By Gina Kurtz; Photography by Jadrian Klinger
Romeo and Juliet at 55+
As Shakespeare once wrote, “The course of true love never did run smooth.”
Three Harrisburg-area couples demonstrate that, though life and love can oftentimes be challenging, true love – helped along by a little luck and lot of elbow grease – will always prevail.
For, as Shakespeare also wrote:
“Love is not love
Which alters when it alteration finds,
Or bends with the remover to remove.
O, no! It is an ever-fixed mark,
That looks on tempests and is never shaken.”
John (94) and Carol (89) Mastran live together in the secured Memory Support wing of Country Meadows Retirement Community in Lancaster. The couple recently celebrated their 63rd wedding anniversary, though, sadly, Carol wasn’t aware of the day’s significance.
“Carol started to get Alzheimer’s about six years ago,” John explains. “Every year, it gets steadily worse.”
John, healthy and spry, could live in his own apartment, but refuses to leave his wife’s side. The couple moved to Lancaster in July of 2012 from Moorestown, N.J. They left behind their home of nearly 60 years when caring for Carol became too much for an overwhelmed John.
“For 60 years, she fed me, and for two years, I fed her!” His eyes follow Carol attentively, as she wanders around their cozy apartment. “Then it got to be too much for me. My daughter found this place – the only place I could be with my lovely gal.”
John and Carol met on Long Beach Island during the summer of 1948 at a 20-30 Club event for singles, which Carol helped organize.
John reminisces fondly, “She was there with a fellow who left her, so she was all alone. And she came over to talk to us. I always kid her about the fact that she picked me up.”
The young couple dated for three years before marrying.
After earning his MBA from Harvard Business School, John worked as the vice president of organization and planning at RCA.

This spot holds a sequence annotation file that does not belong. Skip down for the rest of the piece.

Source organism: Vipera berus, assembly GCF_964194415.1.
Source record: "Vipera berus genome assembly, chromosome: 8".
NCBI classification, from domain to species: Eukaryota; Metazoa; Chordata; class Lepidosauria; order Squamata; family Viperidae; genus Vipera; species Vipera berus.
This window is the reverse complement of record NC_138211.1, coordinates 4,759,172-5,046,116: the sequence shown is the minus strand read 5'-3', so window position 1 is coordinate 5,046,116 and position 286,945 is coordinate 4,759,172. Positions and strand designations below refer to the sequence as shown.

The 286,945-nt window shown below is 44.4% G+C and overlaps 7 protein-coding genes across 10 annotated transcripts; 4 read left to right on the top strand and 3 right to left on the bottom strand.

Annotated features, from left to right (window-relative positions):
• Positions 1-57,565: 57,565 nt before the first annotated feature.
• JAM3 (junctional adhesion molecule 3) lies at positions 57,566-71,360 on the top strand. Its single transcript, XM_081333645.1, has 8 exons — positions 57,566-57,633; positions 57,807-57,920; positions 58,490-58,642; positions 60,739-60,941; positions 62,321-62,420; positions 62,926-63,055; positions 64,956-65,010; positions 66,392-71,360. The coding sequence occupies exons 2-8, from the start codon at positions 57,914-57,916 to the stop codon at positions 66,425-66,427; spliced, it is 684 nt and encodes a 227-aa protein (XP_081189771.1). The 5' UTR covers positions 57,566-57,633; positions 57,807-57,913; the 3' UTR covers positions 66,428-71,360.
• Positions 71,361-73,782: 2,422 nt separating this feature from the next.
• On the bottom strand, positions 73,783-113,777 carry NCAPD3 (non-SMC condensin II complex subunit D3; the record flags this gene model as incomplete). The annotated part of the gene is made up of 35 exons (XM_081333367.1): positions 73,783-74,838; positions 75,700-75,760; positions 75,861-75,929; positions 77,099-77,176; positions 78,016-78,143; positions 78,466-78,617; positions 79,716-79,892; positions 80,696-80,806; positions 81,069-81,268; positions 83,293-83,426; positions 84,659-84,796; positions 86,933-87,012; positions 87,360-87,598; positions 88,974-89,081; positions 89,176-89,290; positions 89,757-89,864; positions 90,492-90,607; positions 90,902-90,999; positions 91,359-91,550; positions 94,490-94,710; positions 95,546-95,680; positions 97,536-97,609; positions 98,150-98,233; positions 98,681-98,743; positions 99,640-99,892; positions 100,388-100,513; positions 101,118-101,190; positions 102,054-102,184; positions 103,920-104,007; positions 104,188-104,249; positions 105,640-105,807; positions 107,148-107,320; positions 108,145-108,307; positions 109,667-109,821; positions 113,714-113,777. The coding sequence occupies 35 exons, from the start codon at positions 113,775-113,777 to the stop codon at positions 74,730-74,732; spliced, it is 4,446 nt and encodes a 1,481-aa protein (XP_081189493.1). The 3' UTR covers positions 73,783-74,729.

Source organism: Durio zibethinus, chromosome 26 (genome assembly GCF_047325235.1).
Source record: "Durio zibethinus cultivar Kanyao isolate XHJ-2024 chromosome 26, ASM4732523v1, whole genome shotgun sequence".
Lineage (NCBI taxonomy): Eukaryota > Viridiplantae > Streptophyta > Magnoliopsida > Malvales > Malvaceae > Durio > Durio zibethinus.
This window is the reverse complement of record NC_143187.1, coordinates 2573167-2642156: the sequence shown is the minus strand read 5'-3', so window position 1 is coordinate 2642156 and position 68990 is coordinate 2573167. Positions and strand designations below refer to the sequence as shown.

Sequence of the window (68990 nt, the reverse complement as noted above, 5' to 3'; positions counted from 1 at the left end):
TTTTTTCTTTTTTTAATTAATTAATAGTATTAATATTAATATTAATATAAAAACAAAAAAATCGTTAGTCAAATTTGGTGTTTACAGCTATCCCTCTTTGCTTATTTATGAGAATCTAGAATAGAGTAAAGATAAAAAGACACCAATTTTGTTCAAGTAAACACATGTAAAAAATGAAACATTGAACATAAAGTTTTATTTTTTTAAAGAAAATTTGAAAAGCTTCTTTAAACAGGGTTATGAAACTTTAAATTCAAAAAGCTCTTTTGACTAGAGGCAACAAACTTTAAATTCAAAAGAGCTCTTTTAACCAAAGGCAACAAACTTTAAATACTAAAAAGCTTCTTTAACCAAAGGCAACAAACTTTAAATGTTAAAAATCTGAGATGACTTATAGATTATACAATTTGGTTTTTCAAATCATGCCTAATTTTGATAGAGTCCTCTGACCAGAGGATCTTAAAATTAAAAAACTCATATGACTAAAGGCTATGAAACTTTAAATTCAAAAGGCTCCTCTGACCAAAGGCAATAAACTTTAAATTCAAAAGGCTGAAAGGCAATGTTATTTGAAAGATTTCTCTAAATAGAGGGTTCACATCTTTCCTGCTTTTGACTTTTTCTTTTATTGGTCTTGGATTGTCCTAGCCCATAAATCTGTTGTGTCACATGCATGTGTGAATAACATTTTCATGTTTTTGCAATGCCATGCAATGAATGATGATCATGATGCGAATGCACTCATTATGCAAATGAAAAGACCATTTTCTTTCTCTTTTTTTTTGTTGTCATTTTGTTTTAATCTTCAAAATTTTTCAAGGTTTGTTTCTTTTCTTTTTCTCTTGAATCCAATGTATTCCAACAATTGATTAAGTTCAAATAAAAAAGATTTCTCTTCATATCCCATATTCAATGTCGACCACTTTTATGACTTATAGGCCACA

Carol’s life has been full of her own impressive successes. An established artist, one of her paintings was selected to be given as a gift to President Gerald Ford when he visited her home state of N.J. “There’s also a World Bank in Washington, D.C. that displays artists’ paintings from all over the world, and Carol was the first American selected,” John proudly brags.
Together the couple has two daughters, two granddaughters and a great-granddaughter. “Our whole life – females!” John laughs, “Even our two dogs!”
John claims that there are two main tenets in a successful marriage: patience and true love.
“You have to have patience,” he says, “because the man has idiosyncrasies, and the wife has idiosyncrasies. If there isn’t true love, if one has doubts like, ‘I’m not going to take this anymore because he does this or she does that,’ then you end up with divorce. You must have mutual love. Then you’re willing to deal with all the idiosyncrasies, because when you’re in love, the person is perfect in every way!”
And John clearly feels his wife is perfect. “I have to be especially patient with her now, but everybody here loves her. They all love Carol. She’s a beautiful girl and a sweet girl and a very talented girl.”
Carol makes her way back to John’s side, where she seems most comfortable these days. She lays her head gently on the shoulder of her husband, and he clasps her searching hand.
“She still knows me, she still needs me and she wants to be near me,” John says with conviction. “More importantly, I still need her.”
Brenda (74) and Marlin (70) Snider of Bethany Village Retirement Community, in Mechanicsburg, celebrate their 48th anniversary on June 26th. Their story is one of teamwork, which is evident by the graceful way in which they take turns weaving the tale of their lives together.
“We met in a small Methodist church in Chambersburg, where we did lots of activities together,” Brenda begins.
Marlin continues, “I was in middle school, and she was in high school. I was friends with her family, and Brenda and I were pals, and we did things together. It took me until about sophomore or junior year in college to recognize that we were becoming more than friends.”
Marlin remembers the exact moment he officially fell in love. “I remember one night she was at the top of her parent’s stairway, and I was standing at the bottom. As I was leaving, we got to talking about platonic love and love that was more, when suddenly it hit me that there was going to be a lot more to this.”